Time to read:3 minutes
Like many busy parents, I sometimes dread the hour before dinner. It can be such a chaotic time, racing home from after-school activities, supervising homework, and trying to get a decent meal on the table before everyone in the house gets hangry.
Sure, I try my best to make a weekly menu plan but, like cleaning house, sometimes my plans take a backseat to real life. Like the days when my son has just 90 minutes between getting out of school and having to be back there for a football game, so I need to race home and feed him in a rush. Or the time I got the flu and no one in my family knew how to make any of the meals listed on our menu board.
That’s when I turn to my freezer, which I’ve learned to stock with these five foods you should make and freeze for times when life overcomes your best intentions.
5 Foods You Should Make And Freeze
1. Cooked Ground Beef
When ground beef goes on sale, buy as much as you can afford and cook it immediately. Portion family-sized serving into resealable bags, flatten them for easy storage and freeze. (Here’s how to save money on meat.)
Since they’re pre-cooked and flattened, it takes just minutes to defrost a bag in a sink of warm (not hot) water or the microwave. Now you’ve got a jump start on several easy meals like tacos, spaghetti, or Sloppy Joes.
2. Grilled Foods
Anything you can grill, aside from fish or fruit, will be almost as good the second time around. So the next time you’re doing a cookout, double what you’re grilling and freeze half. I particularly like to make extra Tangy Curry Chicken Kebabs then slide them off the skewers before freezing.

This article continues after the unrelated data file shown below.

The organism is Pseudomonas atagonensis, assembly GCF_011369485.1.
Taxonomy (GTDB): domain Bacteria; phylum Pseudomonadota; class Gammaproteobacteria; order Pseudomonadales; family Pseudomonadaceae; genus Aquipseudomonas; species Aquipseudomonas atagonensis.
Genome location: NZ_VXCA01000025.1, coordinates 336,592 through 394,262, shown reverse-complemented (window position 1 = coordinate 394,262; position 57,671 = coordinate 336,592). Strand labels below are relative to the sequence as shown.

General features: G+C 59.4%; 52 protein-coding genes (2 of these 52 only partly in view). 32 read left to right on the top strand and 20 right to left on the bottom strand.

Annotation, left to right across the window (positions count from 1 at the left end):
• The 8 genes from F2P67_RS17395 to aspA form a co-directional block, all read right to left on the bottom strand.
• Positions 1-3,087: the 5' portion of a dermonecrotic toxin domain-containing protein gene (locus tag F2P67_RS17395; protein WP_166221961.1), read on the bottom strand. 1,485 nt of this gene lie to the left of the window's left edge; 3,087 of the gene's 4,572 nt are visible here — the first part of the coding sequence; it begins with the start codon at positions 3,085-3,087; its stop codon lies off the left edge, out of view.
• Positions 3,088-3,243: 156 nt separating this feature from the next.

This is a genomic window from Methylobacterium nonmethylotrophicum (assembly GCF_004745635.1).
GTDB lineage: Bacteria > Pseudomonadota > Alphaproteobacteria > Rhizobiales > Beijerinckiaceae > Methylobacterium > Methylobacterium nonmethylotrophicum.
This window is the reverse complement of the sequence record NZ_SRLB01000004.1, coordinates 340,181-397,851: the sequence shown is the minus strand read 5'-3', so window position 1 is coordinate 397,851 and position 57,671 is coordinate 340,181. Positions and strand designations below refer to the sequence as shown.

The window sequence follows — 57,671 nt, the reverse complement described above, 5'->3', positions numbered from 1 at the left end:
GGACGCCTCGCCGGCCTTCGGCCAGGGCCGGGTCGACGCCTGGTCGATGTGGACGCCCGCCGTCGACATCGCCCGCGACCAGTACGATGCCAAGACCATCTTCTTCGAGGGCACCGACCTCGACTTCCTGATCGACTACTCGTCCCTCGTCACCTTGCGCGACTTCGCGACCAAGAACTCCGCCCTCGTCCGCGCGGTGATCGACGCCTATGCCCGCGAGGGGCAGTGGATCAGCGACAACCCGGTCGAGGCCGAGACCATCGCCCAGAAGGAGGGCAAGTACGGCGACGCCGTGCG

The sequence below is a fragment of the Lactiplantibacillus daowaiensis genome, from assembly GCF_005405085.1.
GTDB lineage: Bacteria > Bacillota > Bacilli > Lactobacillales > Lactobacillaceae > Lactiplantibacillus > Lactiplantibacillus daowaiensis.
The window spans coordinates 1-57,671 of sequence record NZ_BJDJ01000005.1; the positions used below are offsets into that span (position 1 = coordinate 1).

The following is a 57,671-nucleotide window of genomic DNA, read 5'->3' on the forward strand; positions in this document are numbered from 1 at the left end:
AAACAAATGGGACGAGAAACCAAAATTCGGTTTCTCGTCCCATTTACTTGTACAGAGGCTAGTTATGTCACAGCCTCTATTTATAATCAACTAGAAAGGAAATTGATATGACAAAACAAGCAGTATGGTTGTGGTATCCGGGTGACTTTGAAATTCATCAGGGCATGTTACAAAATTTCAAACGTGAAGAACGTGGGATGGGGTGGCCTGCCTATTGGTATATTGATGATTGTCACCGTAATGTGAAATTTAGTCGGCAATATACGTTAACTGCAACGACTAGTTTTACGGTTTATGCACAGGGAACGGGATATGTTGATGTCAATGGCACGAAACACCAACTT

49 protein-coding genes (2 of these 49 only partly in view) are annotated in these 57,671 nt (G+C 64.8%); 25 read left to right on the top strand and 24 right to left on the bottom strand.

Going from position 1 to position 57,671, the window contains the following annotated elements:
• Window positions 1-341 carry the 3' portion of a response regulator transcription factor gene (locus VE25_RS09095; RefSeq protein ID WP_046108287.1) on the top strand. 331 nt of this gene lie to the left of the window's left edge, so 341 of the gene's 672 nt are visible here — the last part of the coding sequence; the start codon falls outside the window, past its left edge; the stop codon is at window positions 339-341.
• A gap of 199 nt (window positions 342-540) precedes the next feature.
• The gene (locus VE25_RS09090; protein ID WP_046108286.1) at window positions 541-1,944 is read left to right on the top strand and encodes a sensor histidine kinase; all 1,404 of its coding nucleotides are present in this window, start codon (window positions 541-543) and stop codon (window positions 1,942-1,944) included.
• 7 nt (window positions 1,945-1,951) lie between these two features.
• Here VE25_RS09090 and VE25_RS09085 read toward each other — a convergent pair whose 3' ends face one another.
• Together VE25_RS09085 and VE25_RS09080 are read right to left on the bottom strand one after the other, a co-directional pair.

You can do the same with burger patties, steaks, chops, even chicken — just freeze them in a single layer on a baking sheet and pop them into resealable bags. From there you can simply defrost and serve with a quick side of vegetables, slice and add them at the last minute to a stir-fry, or use them in a casserole.
Who doesn’t wind up cooking too much pasta every time they make it? Sometimes I even do it on purpose, because pasta-based meals come together even faster when you’ve got precooked bags of it in the freezer. To reheat it just bring a covered pot of water to boil, remove the lid, and add your pasta for 2 to 3 minutes then drain.
Now you can top it with a quick marinara sauce and a little freshly grated cheese for a quick meal. Or combine it with the sauce along with some of those grilled vegetables and meat you froze, pop it into a 350°F oven for 20 minutes, and you’ve got a hearty casserole.
4. Beans or Legumes
Beans really are the magical fruit, especially when you make extras to freeze. I spread a layer of cooked beans on a baking sheet and freeze them then transfer them to gallon-sized resealable bags.
Add them straight from the freezer to soups and stews, or put them in a colander and run warm water over them for a minute to use in casseroles. You can even mix up a quick batch of “baked” beans by combining defrosted beans on the stove with some sauteed minced onion, a little brown sugar, ketchup, and mustard.
5. Homemade Pizza
We make a dozen or so personal-sized pizzas every few weeks using our favorite homemade dough and partially cooking the crusts in a 450°F oven for 4 minutes then letting them cool. Everyone adds their favorite toppings — the kids are strictly pepperoni fans, while I like spinach, thinly sliced zucchini, homemade marinated artichoke hearts, and mushrooms on mine.
Once the toppings are on, we wrap them in plastic then again in aluminum foil and freeze them. When we’re craving pizza, it’s as easy as preheating the oven to 550°F, unwrapping a frozen pizza and sliding it right onto the center rack to bake for 8 or so minutes.
When you get in the habit of feeding your freezer, you’ll find it’s faster to feed your family on days when you’ve got too much on your plate to cook from scratch.
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Note: This entry first appeared May 21, 2012. It has been revised and updated for republication.